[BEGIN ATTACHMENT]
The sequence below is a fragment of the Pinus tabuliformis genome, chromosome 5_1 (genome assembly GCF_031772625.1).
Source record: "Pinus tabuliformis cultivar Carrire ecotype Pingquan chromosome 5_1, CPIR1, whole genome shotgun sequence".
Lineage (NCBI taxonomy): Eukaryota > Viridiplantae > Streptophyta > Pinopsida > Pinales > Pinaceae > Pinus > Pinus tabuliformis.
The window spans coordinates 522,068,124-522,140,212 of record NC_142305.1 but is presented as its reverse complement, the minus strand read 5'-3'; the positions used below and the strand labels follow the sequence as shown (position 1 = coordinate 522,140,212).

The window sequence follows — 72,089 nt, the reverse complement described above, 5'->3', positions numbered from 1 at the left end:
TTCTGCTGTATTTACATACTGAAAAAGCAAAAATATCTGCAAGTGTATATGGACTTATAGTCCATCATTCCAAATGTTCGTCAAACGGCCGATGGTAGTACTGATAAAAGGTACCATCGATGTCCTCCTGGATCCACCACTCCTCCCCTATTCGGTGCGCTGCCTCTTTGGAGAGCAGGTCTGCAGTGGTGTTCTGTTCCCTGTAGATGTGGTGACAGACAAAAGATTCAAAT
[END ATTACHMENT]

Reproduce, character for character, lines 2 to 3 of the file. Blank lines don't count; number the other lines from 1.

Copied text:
Source record: "Pinus tabuliformis cultivar Carrire ecotype Pingquan chromosome 5_1, CPIR1, whole genome shotgun sequence".
Lineage (NCBI taxonomy): Eukaryota > Viridiplantae > Streptophyta > Pinopsida > Pinales > Pinaceae > Pinus > Pinus tabuliformis.